The word excessive is a relative term. What might seem excessive to you could be normal to me, and vice versa. Walt mentioned last week that he has a client who insists on shipping everything in a single assembly – which sounded excessively restrictive to us. On the other end of the scale, someone in the newsgroups posted about the slow startup time of an ASP.NET application composed of 300 assemblies. 300! Certainly 300 is an excessive number, right?
Loading a DLL isn’t a hugely expensive operation - but it doesn’t come free either. Years ago we used to use tools like Rebase to minimize load times. (For the curious, Visual Studio 2003 appears to use 0x11000000 as the preferred load address for a DLL, you can see this under Project -> Properties -> Configuration Properties –> Advanced -> Base Address).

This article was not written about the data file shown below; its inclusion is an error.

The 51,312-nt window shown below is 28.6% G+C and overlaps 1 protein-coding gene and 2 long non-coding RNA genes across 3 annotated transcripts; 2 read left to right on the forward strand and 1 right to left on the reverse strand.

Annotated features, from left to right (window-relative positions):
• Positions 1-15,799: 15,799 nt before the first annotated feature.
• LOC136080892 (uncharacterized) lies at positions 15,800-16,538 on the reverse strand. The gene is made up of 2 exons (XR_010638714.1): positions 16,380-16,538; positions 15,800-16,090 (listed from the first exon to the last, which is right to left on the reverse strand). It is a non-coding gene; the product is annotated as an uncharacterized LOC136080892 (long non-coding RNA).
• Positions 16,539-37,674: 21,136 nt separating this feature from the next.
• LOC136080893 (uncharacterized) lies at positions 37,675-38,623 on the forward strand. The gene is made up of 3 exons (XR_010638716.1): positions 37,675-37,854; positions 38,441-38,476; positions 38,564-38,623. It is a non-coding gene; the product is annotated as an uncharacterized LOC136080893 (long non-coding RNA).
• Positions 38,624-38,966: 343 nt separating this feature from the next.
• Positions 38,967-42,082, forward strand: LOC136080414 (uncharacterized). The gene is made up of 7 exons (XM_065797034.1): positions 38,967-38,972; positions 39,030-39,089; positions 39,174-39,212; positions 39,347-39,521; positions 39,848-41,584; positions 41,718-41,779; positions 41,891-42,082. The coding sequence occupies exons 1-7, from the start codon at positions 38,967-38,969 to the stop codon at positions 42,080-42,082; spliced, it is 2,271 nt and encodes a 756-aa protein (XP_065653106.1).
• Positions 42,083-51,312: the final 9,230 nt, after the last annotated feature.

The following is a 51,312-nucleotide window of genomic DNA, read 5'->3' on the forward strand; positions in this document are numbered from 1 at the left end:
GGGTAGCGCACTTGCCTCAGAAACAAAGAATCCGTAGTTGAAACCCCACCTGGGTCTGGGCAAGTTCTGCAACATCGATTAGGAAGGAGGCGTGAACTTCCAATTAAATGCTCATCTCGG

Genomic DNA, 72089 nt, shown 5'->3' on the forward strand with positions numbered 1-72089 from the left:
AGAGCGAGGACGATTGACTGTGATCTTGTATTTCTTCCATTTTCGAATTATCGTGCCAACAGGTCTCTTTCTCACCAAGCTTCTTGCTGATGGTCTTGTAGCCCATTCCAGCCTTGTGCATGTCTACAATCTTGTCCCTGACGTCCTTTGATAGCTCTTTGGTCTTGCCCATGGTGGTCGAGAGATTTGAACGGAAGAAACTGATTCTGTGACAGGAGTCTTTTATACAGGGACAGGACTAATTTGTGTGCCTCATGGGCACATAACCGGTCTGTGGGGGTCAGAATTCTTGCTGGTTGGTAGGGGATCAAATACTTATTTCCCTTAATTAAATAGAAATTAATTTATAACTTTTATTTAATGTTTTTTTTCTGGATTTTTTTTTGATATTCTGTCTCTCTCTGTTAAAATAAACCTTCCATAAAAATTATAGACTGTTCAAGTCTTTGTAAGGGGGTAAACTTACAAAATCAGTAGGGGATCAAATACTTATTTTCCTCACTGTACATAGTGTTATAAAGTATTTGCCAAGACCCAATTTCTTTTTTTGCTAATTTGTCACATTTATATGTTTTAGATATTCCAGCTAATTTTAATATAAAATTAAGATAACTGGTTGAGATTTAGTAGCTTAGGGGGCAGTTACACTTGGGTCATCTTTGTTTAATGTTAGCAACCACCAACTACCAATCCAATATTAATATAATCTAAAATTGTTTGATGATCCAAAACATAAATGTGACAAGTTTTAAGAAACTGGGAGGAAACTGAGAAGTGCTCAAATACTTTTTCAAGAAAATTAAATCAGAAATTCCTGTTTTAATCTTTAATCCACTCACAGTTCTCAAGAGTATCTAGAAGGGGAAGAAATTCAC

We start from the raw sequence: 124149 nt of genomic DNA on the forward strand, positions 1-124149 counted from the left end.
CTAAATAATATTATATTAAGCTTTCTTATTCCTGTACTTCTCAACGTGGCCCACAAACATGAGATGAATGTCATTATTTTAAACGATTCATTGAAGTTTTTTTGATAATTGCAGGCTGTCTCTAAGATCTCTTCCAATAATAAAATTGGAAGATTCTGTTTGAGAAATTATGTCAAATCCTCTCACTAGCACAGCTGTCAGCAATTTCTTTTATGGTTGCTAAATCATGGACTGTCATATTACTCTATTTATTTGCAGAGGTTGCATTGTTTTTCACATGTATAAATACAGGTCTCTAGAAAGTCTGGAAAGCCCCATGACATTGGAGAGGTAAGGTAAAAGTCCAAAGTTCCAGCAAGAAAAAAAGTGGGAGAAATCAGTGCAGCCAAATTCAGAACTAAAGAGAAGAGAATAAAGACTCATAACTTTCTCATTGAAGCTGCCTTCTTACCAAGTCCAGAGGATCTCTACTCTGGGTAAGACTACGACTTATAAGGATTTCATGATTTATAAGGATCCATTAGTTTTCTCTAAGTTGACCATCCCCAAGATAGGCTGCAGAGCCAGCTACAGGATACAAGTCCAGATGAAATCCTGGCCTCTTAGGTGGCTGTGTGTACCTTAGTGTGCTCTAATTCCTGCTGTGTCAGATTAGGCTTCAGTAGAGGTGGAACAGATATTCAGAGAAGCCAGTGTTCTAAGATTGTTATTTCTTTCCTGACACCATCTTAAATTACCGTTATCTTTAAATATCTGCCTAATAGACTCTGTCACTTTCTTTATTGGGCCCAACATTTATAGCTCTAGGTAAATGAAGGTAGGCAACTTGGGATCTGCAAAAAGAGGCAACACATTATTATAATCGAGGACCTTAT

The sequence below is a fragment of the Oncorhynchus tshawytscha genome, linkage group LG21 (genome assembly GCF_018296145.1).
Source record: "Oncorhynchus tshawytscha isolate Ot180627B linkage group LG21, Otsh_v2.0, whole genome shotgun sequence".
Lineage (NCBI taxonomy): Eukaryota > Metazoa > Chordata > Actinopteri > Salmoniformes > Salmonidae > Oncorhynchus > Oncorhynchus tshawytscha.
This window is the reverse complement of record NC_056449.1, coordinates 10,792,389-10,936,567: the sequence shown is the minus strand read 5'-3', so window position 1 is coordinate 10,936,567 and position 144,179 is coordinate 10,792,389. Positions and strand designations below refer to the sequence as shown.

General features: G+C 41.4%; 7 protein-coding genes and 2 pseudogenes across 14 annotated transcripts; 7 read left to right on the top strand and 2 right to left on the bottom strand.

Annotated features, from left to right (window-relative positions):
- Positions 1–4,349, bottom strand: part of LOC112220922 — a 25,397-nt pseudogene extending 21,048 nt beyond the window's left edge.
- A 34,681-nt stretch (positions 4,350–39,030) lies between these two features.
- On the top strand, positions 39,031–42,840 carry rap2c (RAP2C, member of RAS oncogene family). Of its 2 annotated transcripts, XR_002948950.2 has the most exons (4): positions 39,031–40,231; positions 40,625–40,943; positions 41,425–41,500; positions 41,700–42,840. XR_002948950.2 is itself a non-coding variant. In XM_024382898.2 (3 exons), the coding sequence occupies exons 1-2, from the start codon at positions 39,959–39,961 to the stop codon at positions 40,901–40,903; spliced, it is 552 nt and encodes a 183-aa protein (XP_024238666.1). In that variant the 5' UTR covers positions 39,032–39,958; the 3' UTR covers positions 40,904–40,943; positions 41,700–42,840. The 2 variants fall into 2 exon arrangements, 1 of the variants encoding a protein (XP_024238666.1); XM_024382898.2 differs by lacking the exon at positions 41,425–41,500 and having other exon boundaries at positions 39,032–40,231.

The real problem with having 300 assemblies on hand isn’t the load time, but the time it takes to manage the dependencies and versioning among all the units. I favor starting with rather coarse grained units of deployment. As time progress one can always factor out pieces to be put in separate assemblies to reuse or deploy in distributed fashion.
As William Blake once wrote: Excessive sorrow laughs. Excessive Joy Weeps.